Many things attracted Rev. Alison Patton to Saugatuck Congregational Church, 6 years ago: the town and congregation. The church’s commitment to social justice. The opportunity to help rebuild, after a devastating fire.
But when she arrived, she realized something else: Creativity and artistic expression was part of Saugatuck Church’s long, historic DNA.
Services were still being held at Temple Israel when photographer MaryEllen Hendricks talked to Rev. Patton about a project. She was working on “Thin Places” — a show based on the Celtic belief that there is a thin divide between the holy and real worlds.
After that show, the church formed an Arts Committee. The goal was to make the arts a focus of congregational life.
“Arts” was defined broadly. It encompassed music, theater, visual arts — even color and lighting in the church.
As the committee went to work, church leaders realized their pews were filled with men and women who had arts and creative backgrounds. Many had never melded their talents with their faith lives.
So as the church mounted exhibits, sponsored concerts and developed programs, it also started conversations about how the arts fit into everything Saugatuck Church does.
One example is the recent exhibition, “Irresistible Vietnam.” Its genesis was a trip church member and skilled photographer Joan Cavanaugh took to that country. When she mounted her show she also brought Hang Nguyen, her guide on the trip, to the church. The result was a fascinating discussion, and a sharing of 2 cultures.
“We explore the mystery of faith through the arts,” Rev. Patton says. “Sometimes that’s inspiring. Sometimes it’s challenging.”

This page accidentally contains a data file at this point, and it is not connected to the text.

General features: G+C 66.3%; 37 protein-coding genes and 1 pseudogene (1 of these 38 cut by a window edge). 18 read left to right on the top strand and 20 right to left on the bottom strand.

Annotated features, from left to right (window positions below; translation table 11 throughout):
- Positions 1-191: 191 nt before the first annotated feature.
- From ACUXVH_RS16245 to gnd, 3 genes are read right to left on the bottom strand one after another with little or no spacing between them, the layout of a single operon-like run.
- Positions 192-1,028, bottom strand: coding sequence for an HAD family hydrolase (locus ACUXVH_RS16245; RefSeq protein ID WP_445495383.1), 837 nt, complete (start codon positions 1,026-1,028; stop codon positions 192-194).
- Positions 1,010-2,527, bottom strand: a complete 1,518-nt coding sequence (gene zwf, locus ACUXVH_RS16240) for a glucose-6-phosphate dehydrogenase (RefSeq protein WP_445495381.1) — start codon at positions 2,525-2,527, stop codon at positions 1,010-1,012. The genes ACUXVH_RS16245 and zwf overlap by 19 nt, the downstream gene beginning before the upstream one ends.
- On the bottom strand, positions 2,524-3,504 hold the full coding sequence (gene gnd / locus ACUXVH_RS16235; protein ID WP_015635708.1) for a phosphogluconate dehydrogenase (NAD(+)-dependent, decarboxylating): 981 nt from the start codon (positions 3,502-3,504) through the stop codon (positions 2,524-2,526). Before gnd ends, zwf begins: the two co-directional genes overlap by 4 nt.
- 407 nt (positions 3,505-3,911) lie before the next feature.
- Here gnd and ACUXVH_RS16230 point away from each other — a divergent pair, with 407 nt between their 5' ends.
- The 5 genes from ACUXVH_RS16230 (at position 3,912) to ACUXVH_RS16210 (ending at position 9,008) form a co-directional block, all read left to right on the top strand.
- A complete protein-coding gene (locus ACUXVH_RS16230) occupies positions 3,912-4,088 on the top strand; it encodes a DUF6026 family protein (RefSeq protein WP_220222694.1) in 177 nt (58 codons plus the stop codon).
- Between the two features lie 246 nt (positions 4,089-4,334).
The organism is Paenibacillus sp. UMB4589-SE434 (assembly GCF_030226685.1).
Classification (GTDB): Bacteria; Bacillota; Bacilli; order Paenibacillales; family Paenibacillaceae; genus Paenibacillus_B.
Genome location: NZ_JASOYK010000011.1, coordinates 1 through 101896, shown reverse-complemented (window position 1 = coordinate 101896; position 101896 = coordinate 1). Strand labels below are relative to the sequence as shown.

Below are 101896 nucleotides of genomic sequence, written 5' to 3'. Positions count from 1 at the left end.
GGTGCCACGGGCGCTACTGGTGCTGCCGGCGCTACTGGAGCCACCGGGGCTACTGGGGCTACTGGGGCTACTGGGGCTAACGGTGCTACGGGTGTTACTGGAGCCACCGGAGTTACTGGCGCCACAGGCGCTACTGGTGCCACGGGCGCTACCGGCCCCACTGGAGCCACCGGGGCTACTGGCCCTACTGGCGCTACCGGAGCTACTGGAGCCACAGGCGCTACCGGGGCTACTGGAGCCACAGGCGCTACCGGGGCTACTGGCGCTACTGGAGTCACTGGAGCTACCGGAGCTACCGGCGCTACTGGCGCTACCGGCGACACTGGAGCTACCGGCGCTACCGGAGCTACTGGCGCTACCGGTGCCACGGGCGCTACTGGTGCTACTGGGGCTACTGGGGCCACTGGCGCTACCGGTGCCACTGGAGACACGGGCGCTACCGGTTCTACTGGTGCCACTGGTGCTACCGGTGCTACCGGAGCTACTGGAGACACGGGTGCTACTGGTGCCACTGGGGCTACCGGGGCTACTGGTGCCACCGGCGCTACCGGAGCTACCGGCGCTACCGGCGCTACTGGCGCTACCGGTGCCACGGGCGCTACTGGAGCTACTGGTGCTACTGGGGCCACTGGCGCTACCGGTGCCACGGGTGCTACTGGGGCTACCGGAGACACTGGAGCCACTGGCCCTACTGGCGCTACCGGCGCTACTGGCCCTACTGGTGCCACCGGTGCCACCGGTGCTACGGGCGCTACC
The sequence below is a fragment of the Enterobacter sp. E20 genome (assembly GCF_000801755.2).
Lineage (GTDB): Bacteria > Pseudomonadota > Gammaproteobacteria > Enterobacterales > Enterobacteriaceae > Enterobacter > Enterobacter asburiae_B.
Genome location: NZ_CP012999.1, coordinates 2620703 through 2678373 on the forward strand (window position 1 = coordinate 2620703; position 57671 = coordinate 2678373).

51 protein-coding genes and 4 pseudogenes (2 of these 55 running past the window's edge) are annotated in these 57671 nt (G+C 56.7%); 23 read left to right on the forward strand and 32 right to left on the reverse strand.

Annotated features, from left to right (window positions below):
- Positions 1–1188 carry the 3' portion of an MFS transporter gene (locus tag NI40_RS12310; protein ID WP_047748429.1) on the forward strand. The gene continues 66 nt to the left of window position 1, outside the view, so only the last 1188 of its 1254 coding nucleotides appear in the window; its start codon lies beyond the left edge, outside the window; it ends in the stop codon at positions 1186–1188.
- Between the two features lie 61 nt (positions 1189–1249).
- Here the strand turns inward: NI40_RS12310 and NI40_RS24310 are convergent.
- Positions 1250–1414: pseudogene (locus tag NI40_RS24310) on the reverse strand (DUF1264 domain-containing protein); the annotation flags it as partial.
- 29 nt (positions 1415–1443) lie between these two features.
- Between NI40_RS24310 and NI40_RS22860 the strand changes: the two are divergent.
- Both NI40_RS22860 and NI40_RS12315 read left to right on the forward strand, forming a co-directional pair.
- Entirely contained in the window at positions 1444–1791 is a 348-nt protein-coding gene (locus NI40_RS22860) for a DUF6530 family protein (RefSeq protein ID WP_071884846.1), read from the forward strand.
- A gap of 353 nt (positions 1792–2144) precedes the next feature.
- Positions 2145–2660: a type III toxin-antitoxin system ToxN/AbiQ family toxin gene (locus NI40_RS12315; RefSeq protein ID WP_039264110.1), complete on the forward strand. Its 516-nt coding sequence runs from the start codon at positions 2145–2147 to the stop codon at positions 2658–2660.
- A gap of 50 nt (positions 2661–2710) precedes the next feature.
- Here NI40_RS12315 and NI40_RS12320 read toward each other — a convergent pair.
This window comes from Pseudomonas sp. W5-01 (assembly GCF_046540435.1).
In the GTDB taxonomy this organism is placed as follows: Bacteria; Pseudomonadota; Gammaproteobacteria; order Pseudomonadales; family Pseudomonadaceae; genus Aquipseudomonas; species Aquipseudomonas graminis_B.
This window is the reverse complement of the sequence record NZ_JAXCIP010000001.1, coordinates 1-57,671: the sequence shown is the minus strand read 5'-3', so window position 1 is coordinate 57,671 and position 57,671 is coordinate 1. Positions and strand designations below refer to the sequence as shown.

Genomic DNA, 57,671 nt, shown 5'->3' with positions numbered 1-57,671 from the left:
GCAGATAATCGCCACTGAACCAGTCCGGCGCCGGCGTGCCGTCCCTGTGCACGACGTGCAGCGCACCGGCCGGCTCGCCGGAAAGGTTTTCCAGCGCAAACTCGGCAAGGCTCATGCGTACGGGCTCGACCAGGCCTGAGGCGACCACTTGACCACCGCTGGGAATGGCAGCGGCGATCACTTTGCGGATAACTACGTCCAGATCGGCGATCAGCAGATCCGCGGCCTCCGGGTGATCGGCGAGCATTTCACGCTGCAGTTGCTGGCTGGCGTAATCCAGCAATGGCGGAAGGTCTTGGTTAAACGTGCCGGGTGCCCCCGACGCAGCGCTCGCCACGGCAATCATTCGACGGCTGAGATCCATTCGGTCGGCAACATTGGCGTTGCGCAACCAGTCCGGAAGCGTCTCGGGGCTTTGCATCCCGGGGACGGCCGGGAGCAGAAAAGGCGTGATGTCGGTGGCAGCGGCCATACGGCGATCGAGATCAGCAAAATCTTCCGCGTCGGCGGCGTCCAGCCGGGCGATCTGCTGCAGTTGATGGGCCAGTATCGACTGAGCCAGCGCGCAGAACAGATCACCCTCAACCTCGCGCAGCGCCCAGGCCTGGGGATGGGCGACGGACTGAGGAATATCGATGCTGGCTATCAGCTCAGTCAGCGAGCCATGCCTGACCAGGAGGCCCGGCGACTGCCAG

And sometimes, she continues, “the Protestant tradition talks about faith only intellectually. We want to engage the entire body — not just the head.”
“Creativity is an outpouring from God,” explains committee member Joanne Leaman.
Dan Long — an artist, designer and Arts Committee member — adds, “Because art engages you, it has a calming effect. It helps you find order and peace. That’s something religion can also do.”
But, he notes, “art also challenges. We want art to touch and stretch, too.”
There are many ways to engage people through the arts. Gospel choirs supplement traditional hymns. A photographic exhibit of the church’s youth group mission trip to Cuba conveyed spiritual connections. Miggs Burroughs’ “Signs of Compassion” lenticular photos portrayed an Emily Dickinson poem through sign language.
The church and Westport Library co-sponsor a concert series that includes the West Point Glee Club, a New Orleans jazz fest, classical harp recitals, a Caribbean steel drum show, and guitar ensembles.
The church is particularly proud of a new organ. It’s being handmade in Germany, for installation next year. A special viewing room will allow anyone to watch music as it’s being created.
Beyond traditional “arts,” an annual flower show honors the beauty, power and uplifting spirit of nature. A labyrinth helps understand “how we experience the holy spirit through the way we see, hear, even move,” Rev. Patton says. And a colorful display of 32 signs lining the driveway said “welcome” in 14 different languages.
Even young members are involved. Each May, 7th graders present “Story Tent.” The dramatic portrayal of biblical stories goes far beyond the usual “church play.” Youngsters spend the entire year creating the show — and lead the worship service that day. (This year, it’s May 20.)
Rebuilding after the catastrophic fire offered the church “an opportunity to really think about aesthetics,” Rev. Patton notes. “Every part of our church — even the gardens and lawn — are important.”
The arts are alive and well at Saugatuck Church. And, Rev. Patton says, they’re there for all Westporters to enjoy.